June 17, 2016
By Jose Martinez, Platoon Leader


I am not sure if he just enjoys being awakened at 3am on Thanksgiving morning to help load dinners into trucks for the Salvation Army. Does he enjoy the smell of wood being cut under the blade of a circular saw? Or is it the opportunity to be trusted with the smart side of a tape measure?

He has no military training or extensive resume, he holds no professional licenses nor does he have a background in leadership training. In fact he is barely old enough to drive; he is my youngest son Isaiah, but we call him Zay. I did not always know the reason, but Zay has been by my side for each and every Service Platoon event.


Truth be told, on more than a couple occasions he was the only person by my side. I can remember during a fence project in December 2015, he endured the cold and freezing snow and helped me and only two other members set posts for the fence. Not once did he complain or ask the question we all were thinking, “Why am I outside right now!?”

In November 2014 I was invited to lead a team of 100 veteran volunteers in Philadelphia with The Mission Continues. However, the team had not been active for more than six months, with many of the members either having lost interest or moved on.

With my work cut out for me, I recruited nearly 50 volunteers, established partnerships with other organizations, and was able to re-engage stagnant members, all in under a year. Now, the Philly 1st Platoon has collectively completed over 900 volunteer hours, finishing over 12 community service projects in 2015 alone. During this time, I have come to admire Zay as a young man.

To fully understand Zay, you need to understand a very dark period in our family’s lives. Shortly after my deployment in 2004, my second wife and I divorced. I already had custody of my oldest son from a previous marriage. Prior to my deployment, Zay spent majority of his time with me. We would watch football games together, play videos games together, and sit on the couch and just talk about everything and anything.


He was deeply affected by the divorce. He suffered from depression and behavioral problems in school. It was a trying time in all of our lives and the feeling of uncertainty was always present. He seemed to take the divorce the hardest, and tells me he still tries not to think about it.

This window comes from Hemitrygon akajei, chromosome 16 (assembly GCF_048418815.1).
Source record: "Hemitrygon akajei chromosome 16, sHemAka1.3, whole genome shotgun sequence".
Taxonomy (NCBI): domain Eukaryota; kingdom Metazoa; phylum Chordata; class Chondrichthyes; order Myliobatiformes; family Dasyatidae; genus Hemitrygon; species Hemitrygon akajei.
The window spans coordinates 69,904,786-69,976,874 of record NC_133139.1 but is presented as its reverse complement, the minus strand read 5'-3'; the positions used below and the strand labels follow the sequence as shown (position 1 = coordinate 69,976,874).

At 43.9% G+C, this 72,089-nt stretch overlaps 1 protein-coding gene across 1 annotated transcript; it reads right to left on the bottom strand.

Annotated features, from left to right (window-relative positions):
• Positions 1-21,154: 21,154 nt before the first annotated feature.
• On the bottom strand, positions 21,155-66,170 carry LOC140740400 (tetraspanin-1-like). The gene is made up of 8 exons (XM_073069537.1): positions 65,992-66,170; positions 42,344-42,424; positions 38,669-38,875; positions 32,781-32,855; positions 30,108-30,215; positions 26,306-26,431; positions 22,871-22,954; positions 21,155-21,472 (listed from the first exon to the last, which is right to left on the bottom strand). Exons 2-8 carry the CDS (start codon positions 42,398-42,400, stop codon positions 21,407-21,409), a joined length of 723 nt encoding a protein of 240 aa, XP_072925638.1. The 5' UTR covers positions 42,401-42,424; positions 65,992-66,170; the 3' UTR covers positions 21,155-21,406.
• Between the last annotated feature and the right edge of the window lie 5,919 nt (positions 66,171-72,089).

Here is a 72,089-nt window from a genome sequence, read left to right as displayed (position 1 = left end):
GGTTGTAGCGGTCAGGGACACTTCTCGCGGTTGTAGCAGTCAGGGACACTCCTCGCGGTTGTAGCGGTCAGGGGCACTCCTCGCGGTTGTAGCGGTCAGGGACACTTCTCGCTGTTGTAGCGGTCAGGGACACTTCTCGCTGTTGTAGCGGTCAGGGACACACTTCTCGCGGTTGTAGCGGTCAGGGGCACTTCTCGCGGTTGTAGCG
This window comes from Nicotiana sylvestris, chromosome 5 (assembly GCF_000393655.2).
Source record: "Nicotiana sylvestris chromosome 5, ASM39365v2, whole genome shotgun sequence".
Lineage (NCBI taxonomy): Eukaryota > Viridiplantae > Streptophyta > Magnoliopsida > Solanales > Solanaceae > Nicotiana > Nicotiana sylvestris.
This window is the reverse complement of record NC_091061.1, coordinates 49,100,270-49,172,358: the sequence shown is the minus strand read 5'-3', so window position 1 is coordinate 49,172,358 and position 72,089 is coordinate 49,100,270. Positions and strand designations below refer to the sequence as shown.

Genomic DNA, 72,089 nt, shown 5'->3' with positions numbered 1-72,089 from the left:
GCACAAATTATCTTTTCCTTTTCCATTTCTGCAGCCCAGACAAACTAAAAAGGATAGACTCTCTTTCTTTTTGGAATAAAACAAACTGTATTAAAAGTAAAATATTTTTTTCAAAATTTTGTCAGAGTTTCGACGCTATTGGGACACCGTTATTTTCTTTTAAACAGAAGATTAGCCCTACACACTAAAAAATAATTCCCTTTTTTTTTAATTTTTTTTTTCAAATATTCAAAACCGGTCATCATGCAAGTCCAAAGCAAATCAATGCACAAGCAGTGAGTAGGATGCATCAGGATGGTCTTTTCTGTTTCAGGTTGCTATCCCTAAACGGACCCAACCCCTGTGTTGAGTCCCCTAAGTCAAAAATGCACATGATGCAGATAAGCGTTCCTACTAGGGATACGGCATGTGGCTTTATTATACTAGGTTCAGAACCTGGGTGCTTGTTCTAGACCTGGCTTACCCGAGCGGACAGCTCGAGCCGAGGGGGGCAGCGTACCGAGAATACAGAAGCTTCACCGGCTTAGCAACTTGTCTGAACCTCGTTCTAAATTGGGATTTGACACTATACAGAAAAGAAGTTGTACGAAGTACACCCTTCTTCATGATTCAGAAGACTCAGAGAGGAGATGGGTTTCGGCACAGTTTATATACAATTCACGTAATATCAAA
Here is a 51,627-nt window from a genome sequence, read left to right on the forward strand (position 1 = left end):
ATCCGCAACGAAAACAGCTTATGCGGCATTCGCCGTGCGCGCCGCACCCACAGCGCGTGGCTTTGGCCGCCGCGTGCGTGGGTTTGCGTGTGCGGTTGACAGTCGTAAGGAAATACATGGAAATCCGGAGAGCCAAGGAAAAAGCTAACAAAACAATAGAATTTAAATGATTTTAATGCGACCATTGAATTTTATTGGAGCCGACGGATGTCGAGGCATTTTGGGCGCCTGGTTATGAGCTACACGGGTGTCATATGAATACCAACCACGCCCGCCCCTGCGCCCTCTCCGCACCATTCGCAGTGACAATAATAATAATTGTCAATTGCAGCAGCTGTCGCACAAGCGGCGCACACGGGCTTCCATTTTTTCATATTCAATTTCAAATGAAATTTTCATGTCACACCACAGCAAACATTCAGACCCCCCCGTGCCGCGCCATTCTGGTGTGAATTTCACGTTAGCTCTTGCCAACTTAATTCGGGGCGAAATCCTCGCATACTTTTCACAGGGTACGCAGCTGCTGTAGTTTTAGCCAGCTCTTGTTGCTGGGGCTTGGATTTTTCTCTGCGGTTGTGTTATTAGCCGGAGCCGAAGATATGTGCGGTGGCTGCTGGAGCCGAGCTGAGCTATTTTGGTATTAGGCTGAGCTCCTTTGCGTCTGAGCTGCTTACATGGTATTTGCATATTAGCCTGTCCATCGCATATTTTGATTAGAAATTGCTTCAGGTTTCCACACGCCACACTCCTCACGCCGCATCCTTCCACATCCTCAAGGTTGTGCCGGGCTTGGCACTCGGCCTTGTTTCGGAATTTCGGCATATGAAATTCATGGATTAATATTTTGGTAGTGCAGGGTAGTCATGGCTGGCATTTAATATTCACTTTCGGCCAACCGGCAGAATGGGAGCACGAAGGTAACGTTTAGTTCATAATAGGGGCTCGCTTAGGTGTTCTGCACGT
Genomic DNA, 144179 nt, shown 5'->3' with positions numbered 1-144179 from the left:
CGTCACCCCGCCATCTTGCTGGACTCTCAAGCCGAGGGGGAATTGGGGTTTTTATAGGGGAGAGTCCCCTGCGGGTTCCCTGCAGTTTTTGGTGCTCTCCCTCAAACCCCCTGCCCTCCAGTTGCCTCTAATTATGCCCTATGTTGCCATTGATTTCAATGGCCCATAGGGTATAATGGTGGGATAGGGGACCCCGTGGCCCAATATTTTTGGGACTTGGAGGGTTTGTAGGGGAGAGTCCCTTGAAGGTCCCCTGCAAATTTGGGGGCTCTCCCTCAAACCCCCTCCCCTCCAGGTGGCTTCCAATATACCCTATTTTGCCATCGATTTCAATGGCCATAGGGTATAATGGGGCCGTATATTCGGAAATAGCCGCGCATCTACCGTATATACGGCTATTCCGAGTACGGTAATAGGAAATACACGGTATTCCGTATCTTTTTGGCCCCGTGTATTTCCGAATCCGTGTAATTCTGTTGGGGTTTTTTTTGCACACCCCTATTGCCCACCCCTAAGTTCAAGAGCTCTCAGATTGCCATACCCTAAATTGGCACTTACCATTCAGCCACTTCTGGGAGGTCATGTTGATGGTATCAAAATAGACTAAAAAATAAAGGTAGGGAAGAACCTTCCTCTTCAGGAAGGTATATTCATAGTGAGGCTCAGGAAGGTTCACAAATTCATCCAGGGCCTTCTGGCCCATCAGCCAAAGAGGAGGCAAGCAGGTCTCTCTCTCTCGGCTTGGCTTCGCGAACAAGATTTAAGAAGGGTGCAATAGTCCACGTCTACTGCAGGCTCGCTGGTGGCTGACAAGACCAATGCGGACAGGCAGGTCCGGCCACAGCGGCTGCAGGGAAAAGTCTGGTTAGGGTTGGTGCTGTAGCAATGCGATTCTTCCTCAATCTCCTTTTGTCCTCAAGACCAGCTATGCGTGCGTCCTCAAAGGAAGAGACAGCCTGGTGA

Divorces are hard enough, but coupled with the rigors of a military lifestyle, it can be truly brutal to a child. Even as an instructor, somewhat safe from the ever-present threat of deployment, I still found myself traveling frequently on Temporary Duty Assignment, which caused me to miss multiple weekend events, birthdays, and other family events.

When I found myself as a civilian again in 2013, I made the best effort to be a big part of not just his life, but the lives of my 3 other children. Times seemed to be good again as I did my very best to make every moment count, in a desperate attempt to make up for lost time.

However, by 2014 I once again had a full schedule of service projects, school, and a full-time position as an executive director for a nonprofit with a mission to help empower homeless veterans.


I remember thinking that the best way to spend quality time with Zay was to take him on an occasional Mission Continues service project. At least that was the idea at first, but it would quickly turn into every service project, along with a lot of my fundraising events. He has told me he looks forward to them, and as I watch him roll up his sleeves to pitch in any way he can, I believe it.10985497_945154188861185_646865667912713739_n

Today, Isaiah is doing well in school, maintaining an A average. He plans to apply to University of Pittsburgh and enter the Air Force ROTC Program. As for the Philly 1st Platoon, we are seeking to expand its area of operations into a neighborhood called Kensington. We also hope to launch a Camden County Platoon in neighboring Camden, New Jersey in 2017.

During my time as a Platoon Leader I have learned that there is still good people in this world. It makes me exceedingly proud to know my son is one of those people. Selfless service and community impact has provided me with more than I could ever repay.

So the next time you have a service project and could use another hand, look to your son or daughter and say three magical words: “I need you.” You may be surprised by their response.


Report for duty in your community with The Mission Continues. Serve with a Service Platoon at an upcoming service event near you or apply for a fellowship. You can learn more about our programs on our website and stay updated on the latest news and announcements on Facebook and twitter.